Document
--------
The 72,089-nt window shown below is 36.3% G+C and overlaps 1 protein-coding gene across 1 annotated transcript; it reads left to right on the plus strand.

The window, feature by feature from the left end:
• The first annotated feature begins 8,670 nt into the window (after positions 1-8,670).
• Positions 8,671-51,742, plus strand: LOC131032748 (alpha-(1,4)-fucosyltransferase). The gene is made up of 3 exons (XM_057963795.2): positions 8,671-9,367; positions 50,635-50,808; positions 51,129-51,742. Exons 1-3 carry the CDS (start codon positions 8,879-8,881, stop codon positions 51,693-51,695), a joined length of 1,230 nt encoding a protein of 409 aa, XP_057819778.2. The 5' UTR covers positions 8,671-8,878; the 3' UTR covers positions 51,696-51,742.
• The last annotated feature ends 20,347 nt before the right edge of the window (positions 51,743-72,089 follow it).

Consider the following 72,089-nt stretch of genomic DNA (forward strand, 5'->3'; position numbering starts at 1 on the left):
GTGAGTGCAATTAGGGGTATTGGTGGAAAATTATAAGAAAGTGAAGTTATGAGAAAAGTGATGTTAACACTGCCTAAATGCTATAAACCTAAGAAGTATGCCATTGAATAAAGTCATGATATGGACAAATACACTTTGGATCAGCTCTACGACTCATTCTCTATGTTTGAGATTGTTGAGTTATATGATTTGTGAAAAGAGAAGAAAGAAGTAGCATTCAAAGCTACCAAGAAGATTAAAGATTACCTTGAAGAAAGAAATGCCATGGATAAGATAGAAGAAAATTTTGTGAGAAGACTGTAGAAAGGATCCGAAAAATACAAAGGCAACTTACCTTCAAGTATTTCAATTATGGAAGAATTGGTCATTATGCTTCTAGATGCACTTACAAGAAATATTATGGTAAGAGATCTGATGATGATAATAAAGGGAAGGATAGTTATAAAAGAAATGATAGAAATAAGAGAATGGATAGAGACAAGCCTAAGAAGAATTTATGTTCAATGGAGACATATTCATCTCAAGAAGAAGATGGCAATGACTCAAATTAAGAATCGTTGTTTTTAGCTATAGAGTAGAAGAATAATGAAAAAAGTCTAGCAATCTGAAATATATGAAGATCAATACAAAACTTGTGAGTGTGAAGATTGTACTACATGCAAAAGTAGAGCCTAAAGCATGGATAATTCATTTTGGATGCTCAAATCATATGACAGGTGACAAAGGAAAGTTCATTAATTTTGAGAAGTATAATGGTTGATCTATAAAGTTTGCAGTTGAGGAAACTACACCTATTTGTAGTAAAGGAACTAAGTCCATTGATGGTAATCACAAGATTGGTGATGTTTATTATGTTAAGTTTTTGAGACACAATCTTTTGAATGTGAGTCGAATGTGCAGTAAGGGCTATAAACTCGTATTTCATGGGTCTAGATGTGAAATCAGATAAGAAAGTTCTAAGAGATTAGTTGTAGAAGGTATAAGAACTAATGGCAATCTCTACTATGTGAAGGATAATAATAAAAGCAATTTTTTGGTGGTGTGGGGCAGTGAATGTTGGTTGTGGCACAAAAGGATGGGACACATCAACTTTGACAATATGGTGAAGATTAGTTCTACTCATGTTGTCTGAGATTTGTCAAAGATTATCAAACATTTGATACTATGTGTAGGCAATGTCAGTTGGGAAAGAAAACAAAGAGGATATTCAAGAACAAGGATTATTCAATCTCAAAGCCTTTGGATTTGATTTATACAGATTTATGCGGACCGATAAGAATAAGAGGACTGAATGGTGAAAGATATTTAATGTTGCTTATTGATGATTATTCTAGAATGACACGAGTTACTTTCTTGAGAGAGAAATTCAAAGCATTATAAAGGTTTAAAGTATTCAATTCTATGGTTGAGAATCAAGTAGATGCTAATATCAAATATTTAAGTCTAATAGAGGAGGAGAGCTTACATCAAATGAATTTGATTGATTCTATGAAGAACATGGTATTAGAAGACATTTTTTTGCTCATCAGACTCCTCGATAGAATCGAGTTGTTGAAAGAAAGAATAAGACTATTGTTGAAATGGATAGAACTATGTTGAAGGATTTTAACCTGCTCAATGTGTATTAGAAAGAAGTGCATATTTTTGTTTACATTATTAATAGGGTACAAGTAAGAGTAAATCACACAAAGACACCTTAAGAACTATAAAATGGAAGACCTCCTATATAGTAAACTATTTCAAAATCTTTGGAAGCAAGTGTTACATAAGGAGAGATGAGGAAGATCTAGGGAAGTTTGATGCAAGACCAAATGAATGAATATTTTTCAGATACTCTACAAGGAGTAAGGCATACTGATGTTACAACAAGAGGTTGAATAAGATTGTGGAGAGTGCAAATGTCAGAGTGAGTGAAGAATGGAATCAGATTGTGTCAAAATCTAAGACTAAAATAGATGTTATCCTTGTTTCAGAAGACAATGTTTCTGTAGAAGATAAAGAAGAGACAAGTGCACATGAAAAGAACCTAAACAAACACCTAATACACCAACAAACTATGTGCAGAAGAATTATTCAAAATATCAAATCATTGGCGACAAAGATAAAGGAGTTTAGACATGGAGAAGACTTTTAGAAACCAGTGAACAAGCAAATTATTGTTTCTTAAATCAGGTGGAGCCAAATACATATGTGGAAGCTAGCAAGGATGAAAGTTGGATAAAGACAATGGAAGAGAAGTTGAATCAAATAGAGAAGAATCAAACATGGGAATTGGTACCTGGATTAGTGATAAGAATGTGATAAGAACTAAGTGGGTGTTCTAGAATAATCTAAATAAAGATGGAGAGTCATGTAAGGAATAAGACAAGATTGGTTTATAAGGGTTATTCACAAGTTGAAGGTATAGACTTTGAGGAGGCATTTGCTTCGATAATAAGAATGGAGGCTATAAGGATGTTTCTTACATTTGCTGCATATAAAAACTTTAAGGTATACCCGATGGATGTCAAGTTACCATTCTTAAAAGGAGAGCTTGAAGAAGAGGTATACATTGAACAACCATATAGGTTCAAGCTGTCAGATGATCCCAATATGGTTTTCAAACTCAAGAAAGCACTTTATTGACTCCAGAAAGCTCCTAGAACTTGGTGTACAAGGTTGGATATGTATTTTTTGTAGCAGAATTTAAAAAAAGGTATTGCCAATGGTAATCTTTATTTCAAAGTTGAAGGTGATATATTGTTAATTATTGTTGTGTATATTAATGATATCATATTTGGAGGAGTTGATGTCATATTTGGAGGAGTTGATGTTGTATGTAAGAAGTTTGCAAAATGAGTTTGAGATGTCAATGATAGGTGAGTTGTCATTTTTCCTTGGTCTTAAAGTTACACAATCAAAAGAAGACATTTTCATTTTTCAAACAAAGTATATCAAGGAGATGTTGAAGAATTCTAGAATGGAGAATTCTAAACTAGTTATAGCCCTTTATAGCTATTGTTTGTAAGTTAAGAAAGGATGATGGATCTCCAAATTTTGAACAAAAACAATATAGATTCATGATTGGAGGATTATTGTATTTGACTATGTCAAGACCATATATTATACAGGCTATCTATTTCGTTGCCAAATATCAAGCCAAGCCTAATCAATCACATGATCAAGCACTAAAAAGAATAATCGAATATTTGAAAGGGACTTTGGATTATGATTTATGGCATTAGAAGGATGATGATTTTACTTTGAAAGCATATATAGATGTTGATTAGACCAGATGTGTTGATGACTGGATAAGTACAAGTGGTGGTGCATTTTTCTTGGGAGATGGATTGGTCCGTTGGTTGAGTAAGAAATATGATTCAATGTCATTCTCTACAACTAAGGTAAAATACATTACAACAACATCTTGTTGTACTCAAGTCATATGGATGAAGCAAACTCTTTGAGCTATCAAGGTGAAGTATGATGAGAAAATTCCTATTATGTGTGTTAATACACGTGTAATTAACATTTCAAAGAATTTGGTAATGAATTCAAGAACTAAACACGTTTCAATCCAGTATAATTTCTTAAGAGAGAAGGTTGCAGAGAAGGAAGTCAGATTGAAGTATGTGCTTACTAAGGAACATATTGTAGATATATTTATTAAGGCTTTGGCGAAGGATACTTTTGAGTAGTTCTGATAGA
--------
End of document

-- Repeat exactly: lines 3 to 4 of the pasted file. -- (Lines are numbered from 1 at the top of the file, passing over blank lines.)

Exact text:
• The first annotated feature begins 8,670 nt into the window (after positions 1-8,670).
• Positions 8,671-51,742, plus strand: LOC131032748 (alpha-(1,4)-fucosyltransferase). The gene is made up of 3 exons (XM_057963795.2): positions 8,671-9,367; positions 50,635-50,808; positions 51,129-51,742. Exons 1-3 carry the CDS (start codon positions 8,879-8,881, stop codon positions 51,693-51,695), a joined length of 1,230 nt encoding a protein of 409 aa, XP_057819778.2. The 5' UTR covers positions 8,671-8,878; the 3' UTR covers positions 51,696-51,742.